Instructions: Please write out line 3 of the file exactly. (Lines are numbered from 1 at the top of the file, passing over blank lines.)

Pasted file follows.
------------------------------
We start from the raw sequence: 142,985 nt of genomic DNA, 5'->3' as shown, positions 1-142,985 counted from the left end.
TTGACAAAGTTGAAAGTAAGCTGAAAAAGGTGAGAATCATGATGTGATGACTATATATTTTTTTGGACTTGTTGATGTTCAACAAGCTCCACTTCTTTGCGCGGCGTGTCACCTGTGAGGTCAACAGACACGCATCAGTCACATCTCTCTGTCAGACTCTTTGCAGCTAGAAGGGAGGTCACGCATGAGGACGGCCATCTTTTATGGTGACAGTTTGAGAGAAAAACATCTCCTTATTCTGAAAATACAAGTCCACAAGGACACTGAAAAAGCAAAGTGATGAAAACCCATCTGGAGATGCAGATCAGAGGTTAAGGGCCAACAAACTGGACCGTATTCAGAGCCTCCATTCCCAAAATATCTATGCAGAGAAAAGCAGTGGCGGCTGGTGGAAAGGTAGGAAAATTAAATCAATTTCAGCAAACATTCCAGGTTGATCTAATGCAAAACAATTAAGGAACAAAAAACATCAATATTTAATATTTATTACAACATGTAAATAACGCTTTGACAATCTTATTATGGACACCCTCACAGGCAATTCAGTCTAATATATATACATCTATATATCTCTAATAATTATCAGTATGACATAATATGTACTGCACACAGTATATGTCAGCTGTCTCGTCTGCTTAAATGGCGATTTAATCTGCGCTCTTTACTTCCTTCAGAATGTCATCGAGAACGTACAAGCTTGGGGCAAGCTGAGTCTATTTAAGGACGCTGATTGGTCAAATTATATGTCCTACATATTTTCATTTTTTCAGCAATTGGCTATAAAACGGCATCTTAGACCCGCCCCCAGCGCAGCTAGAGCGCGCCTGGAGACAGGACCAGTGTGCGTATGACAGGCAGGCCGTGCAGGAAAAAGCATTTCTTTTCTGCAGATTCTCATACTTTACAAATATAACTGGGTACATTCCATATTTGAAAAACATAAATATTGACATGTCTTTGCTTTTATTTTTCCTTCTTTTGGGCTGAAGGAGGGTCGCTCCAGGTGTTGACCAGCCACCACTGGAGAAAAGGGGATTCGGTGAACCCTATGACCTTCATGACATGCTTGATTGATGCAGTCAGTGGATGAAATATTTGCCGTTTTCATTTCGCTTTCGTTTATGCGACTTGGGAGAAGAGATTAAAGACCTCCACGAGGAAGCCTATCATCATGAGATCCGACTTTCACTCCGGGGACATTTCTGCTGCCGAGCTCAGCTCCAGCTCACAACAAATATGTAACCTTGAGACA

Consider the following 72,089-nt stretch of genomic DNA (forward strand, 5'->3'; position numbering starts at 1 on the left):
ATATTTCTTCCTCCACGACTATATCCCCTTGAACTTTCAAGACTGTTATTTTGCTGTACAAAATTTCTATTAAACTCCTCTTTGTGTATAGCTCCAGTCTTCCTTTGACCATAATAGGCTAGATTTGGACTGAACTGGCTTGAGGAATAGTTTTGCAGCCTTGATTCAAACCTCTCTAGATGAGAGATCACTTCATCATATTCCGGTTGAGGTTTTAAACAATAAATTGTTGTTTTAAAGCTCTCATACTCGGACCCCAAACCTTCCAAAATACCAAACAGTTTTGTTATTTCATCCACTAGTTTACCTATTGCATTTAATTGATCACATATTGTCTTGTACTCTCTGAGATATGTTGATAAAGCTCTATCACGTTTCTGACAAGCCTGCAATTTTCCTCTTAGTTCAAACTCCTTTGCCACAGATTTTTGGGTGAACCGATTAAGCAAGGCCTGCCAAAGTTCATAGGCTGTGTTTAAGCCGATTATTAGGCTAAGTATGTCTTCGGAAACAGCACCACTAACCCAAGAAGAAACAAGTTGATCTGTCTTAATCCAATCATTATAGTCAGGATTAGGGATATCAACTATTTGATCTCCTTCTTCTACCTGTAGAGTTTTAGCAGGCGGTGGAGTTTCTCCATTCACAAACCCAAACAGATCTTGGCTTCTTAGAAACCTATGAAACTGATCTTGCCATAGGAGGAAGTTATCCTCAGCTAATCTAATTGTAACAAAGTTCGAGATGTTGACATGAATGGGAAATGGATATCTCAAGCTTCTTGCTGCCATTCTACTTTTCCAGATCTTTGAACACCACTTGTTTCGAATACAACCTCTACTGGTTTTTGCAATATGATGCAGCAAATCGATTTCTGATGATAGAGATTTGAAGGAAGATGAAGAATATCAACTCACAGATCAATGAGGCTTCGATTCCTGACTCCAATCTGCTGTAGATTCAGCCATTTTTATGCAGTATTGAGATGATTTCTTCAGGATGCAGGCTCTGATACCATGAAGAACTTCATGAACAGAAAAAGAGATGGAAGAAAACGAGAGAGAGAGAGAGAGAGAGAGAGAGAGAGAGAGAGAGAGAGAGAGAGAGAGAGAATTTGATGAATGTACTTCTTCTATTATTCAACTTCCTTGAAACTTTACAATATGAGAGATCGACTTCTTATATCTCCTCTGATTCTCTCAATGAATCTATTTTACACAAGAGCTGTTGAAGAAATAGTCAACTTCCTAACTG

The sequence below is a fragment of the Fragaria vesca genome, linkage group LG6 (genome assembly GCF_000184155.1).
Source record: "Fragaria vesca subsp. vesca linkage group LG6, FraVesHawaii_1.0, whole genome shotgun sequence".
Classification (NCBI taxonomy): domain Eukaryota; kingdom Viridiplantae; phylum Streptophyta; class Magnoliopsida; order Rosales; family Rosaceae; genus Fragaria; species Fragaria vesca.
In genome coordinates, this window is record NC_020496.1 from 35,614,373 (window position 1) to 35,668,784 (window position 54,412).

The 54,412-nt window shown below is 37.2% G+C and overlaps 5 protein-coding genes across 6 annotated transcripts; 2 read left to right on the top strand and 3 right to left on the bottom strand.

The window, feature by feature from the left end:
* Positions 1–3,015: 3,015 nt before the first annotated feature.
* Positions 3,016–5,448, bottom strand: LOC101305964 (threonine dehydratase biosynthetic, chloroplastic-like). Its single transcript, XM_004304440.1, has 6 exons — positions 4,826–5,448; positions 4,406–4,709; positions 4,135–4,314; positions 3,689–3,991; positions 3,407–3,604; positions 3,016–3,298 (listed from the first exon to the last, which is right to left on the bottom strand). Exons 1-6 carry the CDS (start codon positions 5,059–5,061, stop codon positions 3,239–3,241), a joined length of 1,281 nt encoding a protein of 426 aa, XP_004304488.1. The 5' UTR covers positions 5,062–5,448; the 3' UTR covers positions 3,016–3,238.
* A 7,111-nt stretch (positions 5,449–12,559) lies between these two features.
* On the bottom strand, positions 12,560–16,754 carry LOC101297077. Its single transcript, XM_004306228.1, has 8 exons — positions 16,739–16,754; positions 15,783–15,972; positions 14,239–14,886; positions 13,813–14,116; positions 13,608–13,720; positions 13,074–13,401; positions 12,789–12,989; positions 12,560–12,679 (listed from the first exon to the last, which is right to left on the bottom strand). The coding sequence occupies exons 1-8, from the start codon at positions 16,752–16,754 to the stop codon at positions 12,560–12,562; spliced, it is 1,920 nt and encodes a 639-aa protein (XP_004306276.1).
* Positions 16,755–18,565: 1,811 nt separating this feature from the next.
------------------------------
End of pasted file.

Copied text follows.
Consider the following 72,089-nt stretch of genomic DNA (forward strand, 5'->3'; position numbering starts at 1 on the left):